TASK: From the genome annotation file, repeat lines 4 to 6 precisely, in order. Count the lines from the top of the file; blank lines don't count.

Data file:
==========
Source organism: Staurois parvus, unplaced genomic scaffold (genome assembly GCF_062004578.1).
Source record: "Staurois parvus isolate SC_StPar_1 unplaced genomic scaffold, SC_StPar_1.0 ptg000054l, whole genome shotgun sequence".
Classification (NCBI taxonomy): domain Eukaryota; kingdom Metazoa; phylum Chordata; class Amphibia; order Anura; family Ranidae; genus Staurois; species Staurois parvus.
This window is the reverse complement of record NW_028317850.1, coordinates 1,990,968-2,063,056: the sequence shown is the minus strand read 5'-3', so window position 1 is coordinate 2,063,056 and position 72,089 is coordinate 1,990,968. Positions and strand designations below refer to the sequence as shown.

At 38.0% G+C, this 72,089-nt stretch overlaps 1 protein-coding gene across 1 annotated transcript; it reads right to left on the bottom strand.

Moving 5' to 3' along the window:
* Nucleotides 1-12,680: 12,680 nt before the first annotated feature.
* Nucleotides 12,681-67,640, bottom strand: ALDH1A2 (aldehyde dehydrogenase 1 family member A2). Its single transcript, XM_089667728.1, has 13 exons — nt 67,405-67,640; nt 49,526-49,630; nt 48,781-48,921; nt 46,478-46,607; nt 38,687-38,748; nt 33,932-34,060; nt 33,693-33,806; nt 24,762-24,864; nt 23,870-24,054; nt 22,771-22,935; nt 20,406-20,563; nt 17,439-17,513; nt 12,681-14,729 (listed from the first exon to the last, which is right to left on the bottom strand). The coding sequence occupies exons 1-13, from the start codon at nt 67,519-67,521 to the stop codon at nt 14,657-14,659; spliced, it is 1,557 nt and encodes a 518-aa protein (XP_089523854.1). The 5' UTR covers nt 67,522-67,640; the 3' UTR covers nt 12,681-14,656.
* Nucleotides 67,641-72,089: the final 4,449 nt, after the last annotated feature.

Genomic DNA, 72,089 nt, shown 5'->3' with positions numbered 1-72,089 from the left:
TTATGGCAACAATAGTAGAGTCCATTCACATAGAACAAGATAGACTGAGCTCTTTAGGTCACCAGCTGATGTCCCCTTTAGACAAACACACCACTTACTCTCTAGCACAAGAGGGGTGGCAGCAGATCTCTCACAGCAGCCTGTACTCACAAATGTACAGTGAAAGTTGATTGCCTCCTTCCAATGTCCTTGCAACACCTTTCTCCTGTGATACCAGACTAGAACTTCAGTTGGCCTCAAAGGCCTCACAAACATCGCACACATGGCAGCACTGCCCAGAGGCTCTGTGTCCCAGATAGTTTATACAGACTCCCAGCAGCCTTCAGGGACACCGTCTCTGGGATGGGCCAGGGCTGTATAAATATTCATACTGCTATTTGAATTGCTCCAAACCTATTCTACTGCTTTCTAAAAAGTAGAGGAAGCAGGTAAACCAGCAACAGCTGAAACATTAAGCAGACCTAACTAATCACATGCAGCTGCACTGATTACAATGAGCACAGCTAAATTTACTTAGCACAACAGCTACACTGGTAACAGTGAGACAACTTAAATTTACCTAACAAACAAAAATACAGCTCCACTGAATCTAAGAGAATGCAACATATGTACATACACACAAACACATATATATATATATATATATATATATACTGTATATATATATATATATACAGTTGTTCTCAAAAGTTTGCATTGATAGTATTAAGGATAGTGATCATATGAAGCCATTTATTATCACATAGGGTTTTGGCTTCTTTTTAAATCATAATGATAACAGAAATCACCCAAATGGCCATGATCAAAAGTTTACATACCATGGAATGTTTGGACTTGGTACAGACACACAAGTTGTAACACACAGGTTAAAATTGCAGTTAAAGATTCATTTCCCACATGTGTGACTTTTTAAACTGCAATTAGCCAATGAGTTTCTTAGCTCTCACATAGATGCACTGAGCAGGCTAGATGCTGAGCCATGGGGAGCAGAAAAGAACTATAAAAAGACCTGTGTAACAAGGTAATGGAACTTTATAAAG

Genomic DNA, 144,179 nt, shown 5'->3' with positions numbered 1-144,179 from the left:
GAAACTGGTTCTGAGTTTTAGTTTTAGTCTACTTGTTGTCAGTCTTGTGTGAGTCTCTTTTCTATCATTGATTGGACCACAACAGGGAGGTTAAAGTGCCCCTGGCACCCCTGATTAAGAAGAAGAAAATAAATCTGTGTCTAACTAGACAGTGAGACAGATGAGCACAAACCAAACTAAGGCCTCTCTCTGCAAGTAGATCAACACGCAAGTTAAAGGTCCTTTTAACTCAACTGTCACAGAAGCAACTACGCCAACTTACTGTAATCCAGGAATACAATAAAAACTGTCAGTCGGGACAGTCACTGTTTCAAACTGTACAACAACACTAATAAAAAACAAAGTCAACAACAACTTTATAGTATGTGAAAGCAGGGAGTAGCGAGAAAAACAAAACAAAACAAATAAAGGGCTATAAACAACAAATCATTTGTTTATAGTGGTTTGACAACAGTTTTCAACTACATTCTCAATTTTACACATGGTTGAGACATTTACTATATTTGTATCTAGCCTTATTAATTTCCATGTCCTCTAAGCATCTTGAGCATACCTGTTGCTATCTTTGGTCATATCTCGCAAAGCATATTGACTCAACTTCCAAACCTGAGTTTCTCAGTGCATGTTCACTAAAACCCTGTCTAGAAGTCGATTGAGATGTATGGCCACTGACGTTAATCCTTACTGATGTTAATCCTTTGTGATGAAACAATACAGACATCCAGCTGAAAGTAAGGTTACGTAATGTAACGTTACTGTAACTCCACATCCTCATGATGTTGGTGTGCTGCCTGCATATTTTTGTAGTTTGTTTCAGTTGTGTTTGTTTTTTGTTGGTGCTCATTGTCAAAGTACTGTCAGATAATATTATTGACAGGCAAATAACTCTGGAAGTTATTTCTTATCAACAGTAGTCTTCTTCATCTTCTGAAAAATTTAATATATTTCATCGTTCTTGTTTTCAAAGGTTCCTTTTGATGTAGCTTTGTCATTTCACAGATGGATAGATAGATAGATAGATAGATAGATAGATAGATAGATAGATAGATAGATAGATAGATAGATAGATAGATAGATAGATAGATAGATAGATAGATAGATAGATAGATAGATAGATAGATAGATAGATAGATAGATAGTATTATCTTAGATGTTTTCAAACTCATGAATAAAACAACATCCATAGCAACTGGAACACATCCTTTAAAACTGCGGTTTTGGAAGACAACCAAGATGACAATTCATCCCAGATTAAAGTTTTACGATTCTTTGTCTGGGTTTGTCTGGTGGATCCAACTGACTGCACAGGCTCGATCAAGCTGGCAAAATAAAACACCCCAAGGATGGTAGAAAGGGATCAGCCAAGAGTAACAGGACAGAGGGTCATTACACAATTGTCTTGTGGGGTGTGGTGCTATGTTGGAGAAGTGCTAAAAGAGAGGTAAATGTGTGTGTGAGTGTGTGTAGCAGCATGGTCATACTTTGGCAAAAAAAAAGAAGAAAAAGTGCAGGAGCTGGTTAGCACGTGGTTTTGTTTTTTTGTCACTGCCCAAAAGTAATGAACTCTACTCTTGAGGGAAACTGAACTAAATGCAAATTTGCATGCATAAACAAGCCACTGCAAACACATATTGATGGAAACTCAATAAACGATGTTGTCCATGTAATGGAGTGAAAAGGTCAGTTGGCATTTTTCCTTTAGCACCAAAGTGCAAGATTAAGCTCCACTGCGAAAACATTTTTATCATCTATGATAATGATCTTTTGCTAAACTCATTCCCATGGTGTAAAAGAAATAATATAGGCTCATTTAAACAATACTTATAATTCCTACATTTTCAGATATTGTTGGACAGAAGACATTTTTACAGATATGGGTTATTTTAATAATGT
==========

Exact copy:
This window is the reverse complement of record NW_028317850.1, coordinates 1,990,968-2,063,056: the sequence shown is the minus strand read 5'-3', so window position 1 is coordinate 2,063,056 and position 72,089 is coordinate 1,990,968. Positions and strand designations below refer to the sequence as shown.

At 38.0% G+C, this 72,089-nt stretch overlaps 1 protein-coding gene across 1 annotated transcript; it reads right to left on the bottom strand.

Moving 5' to 3' along the window: